Radio Frequency (RF) pulses cause elevated patient temperatures during Magnetic Resonance Imaging (MRI) procedures. Generalized Variable Rate Selective Excitation (gVERSE) is a co-design method for Radio Frequency (RF) pulse and slice gradient which minimizes Specific Absorption Rate (SAR) (the accepted predictor of patient heating). After developing a rigorous mathematical model, the nonlinear gVERSE optimization problem is solved using two competitive software packages. The gVERSE solutions generated by Sparse Optimal Control Software (SOCS) and AMPL–MINOS produce two separate variations of SAR reducing pulses. The different software solutions are compared using numerical simulations of slice selection. The computational experiments involved with the gVERSE model provided insight towards using different software to solve highly demanding mathematical optimization problems.
An Alternating Intensification/Diversification (AID) method is proposed to tackle global optimization problems, focusing here on global function minimization over continuous variables. Our method is a local search procedure that is particularly easy to implement, and can readily be embedded as a supporting strategy within more sophisticated methods that make use of population-based designs. We perform computational tests comparing the AID method to 20 other algorithms, many of them representing a similar or higher level of sophistication, on a total of 28 benchmark functions. The results show that the new approach generally obtains good quality solutions for unconstrained global optimization problems, suggesting the utility of its underlying notions and the potential value of exploiting its multiple avenues for generalization.
We consider a generalization of the well known greedy algorithm, called m-step greedy algorithm, where m elements are examined in each iteration. When m = 1 or 2, the algorithm reduces to the standard greedy algorithm. For m = 3 we provide a complete characterization of the independence system, called trioid, where the m-step greedy algorithm guarantees an optimal solution for all weight functions. We also characterize the trioid polytope and propose a generalization of submodular functions.
One approach to finding a maximum stable set (MSS) in a graph is to try to reduce the size of the problem by transforming the problem into an equivalent problem on a smaller graph. This paper introduces several new reductions for the MSS problem, extends several well-known reductions to the maximum weight stable set (MWSS) problem, demonstrates how reductions for the generalized stable set problem can be used in conjunction with probing to produce powerful new reductions for both the MSS and MWSS problems, and shows how hypergraphs can be used to expand the capabilities of clique projections. The effectiveness of these new reduction techniques are illustrated on the DIMACS benchmark graphs, planar graphs, and a set of challenging MSS problems arising from Steiner Triple Systems.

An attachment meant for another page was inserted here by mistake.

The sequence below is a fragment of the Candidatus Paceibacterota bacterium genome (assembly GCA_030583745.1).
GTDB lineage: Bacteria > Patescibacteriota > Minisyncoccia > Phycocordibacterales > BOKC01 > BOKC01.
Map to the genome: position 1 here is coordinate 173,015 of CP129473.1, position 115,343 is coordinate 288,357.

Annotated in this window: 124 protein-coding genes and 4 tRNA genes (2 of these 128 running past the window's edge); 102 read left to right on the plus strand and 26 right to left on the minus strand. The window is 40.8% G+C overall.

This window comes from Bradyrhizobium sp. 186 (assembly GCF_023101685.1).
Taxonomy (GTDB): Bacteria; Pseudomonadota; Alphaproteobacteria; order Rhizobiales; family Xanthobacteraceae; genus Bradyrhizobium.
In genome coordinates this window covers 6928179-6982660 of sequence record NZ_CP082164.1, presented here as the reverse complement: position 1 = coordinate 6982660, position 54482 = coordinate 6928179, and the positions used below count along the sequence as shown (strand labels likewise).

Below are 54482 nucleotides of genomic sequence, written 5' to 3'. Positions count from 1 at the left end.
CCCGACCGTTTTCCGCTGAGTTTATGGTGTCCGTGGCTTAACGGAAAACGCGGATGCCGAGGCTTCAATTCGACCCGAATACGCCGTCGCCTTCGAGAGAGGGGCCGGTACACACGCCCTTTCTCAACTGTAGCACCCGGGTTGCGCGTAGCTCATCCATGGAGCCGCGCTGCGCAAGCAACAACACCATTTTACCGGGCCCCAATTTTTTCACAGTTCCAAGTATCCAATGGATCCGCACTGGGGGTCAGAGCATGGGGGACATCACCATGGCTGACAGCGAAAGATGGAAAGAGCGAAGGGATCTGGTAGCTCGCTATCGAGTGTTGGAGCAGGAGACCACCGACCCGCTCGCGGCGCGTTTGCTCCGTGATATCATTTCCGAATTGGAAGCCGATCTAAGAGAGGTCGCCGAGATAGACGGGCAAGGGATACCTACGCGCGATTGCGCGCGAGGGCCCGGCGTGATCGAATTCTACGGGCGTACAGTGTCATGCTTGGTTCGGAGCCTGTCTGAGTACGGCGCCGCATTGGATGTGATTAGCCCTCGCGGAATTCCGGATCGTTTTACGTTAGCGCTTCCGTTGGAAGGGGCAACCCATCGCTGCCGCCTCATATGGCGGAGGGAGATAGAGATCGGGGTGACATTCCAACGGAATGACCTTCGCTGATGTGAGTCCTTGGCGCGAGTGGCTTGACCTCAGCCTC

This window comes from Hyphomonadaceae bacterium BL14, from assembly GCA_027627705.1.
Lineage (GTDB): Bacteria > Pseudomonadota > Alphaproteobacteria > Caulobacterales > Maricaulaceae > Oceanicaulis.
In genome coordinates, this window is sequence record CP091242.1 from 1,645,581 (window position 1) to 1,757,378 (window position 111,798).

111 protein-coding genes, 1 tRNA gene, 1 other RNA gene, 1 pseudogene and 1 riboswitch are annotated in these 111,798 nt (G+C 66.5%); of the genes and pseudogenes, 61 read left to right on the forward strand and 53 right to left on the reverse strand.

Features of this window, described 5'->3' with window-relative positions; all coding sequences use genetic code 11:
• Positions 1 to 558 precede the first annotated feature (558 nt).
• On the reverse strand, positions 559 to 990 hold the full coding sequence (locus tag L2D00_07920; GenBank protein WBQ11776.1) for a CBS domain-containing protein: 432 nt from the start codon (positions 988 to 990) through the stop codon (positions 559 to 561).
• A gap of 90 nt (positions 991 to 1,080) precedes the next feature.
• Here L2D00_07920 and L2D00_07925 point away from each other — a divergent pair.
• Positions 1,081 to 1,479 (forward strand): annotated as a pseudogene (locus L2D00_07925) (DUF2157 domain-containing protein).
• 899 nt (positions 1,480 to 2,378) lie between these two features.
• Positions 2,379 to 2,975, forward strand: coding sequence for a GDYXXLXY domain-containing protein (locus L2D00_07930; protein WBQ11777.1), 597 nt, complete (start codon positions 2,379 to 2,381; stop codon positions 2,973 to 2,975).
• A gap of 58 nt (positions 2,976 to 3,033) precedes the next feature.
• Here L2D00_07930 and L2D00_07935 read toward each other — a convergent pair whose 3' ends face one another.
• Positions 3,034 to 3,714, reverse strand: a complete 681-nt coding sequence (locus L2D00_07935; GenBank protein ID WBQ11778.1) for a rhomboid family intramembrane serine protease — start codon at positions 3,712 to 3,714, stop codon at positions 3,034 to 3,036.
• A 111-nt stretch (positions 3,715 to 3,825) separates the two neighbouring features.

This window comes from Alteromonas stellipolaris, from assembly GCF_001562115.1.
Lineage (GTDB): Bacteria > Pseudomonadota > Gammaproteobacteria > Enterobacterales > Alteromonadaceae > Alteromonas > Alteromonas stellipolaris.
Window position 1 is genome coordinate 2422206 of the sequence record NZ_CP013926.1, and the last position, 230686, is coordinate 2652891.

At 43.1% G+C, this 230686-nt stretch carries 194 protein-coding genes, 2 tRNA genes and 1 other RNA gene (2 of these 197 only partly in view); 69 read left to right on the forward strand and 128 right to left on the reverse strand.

In this paper, we consider the classical NP-complete VERTEX COVER problem in large graphs. We assume that the size and the access to the input graph impose the following constraints: (1) the input graph must not be modified (integrity of the input instance), (2) the computer running the algorithm has a memory of limited size (compared to the graph) and (3) the result must be sent to an output memory once a new piece of solution is calculated. Despite the severe constraints of the model, we propose three algorithms that satisfy them. We derive exact formulas giving the expected size of the solution they return. This allows us to compare them, in an analytic way. Then, we consider their complexities. We give exact formulas expressing the expected number of requests they perform on the input graph. Again, we compare them analytically. For both comparisons, we show that none of them is better than the two others.
The formulas we give can help users to estimate the best balance between quality of the solution and performance.